To be honest, I have to admit that the myth of which I’m speaking once upon a time was more than a myth. In other words, there was truth involved in the claim. It was not a myth someone merely fabricated.
I’m having yet another discussion about Christian fiction, this one with someone in a speculative Facebook group. The original post was innocent enough—the group member asked what genre besides romance was most popular in Christian fiction. Not content to research the question or to give an opinion, one commenter took a direct shot at Christian fiction in general by responding that what was popular was “anything non realistic that old ladies like to read.” He shortly following that comment up with “Christian Fiction stinks like an old ladies Depends all around.”
I’m not sure what this guy’s issue with old ladies is, but what was worse than these comments, as far as I’m concerned, is that he later said he’d stopped reading Christian fiction.
My question is simple: if you don’t read Christian fiction, how do you know it stinks?
I feel like I’ve been an apologist for Christian fiction for lo these many years. Once it was in its infancy and it did need to improve. When the writing showed notable growth, the complaints still came: it was too unrealistic.
This Facebook commenter made that same accusation. The characters in Christian fiction “don’t sin” according to him. Which I think is laughable. I didn’t take the time to give him an exhaustive list of sins that protagonists in Christian fiction face, but I did use Patrick Carr’s A Cast of Stones as an example to refute that notion. After all, in that book the main character starts out as the town drunk.
Of course I’m not saying that every book which falls under the Christian fiction umbrella is realistic and well-written. Another commenter said that 90% of Christian fiction is poor, but 90% of general fiction is poor, too. That’s a valid point, I think. The proportion of good Christian fiction may not exceed that of general fiction, but neither is it non-existent.
I guess that’s why I think sites like Spec Faith and Lorehaven (especially the latter) are important. They serve as a filter so that readers can not only know what books are out there in the speculative genre, but what books actually are worth reading.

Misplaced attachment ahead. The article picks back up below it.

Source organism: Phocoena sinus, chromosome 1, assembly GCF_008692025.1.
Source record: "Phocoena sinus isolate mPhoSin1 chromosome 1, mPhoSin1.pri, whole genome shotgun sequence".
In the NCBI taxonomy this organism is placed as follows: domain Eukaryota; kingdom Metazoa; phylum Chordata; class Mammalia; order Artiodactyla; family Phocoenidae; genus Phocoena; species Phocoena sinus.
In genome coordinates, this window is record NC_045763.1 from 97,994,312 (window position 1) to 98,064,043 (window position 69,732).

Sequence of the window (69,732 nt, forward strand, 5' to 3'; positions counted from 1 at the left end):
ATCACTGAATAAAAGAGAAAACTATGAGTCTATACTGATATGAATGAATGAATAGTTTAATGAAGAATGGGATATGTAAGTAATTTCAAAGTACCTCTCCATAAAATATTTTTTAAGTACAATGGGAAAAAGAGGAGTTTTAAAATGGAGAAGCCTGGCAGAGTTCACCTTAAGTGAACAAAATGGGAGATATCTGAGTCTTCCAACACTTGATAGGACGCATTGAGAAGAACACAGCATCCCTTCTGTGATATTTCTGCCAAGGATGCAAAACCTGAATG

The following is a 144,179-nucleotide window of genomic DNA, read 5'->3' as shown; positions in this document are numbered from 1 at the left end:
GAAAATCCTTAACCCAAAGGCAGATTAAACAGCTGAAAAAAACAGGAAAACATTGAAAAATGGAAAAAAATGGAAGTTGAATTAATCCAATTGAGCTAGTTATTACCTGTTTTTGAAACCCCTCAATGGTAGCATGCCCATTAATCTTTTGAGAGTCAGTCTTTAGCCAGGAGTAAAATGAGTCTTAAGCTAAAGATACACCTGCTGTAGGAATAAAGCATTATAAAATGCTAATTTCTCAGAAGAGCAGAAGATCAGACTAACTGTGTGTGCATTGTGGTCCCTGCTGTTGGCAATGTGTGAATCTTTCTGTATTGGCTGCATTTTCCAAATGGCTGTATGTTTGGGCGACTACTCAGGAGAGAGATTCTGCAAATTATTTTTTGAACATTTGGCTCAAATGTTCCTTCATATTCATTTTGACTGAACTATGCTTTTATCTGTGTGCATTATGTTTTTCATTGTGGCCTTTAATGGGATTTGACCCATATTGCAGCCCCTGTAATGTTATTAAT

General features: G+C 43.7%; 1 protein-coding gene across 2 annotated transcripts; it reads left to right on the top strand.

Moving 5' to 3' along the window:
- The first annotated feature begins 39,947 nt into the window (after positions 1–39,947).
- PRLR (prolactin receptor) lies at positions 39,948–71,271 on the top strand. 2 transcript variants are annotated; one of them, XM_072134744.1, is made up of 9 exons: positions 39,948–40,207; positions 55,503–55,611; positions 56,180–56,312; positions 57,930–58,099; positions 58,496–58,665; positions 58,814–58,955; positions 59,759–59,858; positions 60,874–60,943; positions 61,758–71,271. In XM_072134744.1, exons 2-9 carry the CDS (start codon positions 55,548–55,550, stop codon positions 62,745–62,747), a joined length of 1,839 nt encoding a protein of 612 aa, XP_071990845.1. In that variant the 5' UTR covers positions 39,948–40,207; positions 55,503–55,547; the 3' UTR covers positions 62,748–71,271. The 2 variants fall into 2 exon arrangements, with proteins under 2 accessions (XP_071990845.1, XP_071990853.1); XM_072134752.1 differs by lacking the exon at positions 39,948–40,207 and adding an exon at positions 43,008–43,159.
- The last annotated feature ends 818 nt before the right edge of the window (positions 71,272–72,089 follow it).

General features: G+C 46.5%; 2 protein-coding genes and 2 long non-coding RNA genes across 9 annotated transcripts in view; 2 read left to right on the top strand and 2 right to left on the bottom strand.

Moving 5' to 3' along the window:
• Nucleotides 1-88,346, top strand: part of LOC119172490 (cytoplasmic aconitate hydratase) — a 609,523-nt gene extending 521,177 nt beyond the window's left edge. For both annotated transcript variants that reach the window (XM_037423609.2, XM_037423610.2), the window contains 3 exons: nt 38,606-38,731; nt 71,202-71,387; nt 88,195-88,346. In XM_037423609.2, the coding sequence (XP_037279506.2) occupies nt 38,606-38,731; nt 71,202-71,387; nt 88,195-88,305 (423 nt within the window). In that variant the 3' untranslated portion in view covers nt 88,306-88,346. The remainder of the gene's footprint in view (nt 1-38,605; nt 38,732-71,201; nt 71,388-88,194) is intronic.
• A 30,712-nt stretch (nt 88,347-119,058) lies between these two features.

We need to know what people think. We need to know how to compare books with the greats and with the general market fare. We need to know the strengths and the weaknesses.
There are a couple ways we can evaluate books. One is to pay attention to what books are winning awards. There are a plethora of awards available to Christian fiction, some like the Realm Award, attached to a conference. The Oregon Christian Writers’ Conference awards both published and unpublished works in a number of categories. So does the Blue Ridge conference, the Florida conference, and of course the ACFW conference. Then there is the ECPA (publishers association) award known as the Christy Award.
Books that win one of these awards have been vetted by judges who know something about writing. Some have gone through several levels of judging. Chances are, these books are a cut above the rest. As an example, I’ll mention the young adult novel that Spec Faith featured last Friday, Escape to Vindor by Emily Golus. What the introduction does not mention is that this novel won one of Blue Ridge awards called a Selah:
Escape to Vindor by Emily Golus
Mary Beth Dahl & Vie Herlocker, Editors
Another way to find the best books is by paying attention to reviews. Amazon is helpful, but this is where Lorehaven comes in as such a valuable tool. The site is still new and has only just put out the first copy of the review magazine, so there is lots of reason to expect growth. It will undoubtedly become a go-to place for those looking for the best speculative novels to read.
And good speculative novels, written from a Christian perspective, by Christians, or about Christians, are out there. Besides being an insult to old ladies, who by implication are accused of having no discernment, no ability to recognize good literature,the myth that Christian fiction is like a soiled diaper, that it is only for elderly ladies, is simply not true. It’s insulting to the hundreds of writers and editors who work hard to improve the quality of both indie and traditionally published novels. We simply cannot let that false notion persist. It needs to be refuted whenever it pops up.
Stand for truth! Stop the myth that Christian fiction is worthless if you want good novels.
As it turns out, I was not alone in my support of Christian fiction. A number of others added names they thought the commenter should read. What authors or titles would you put on that list?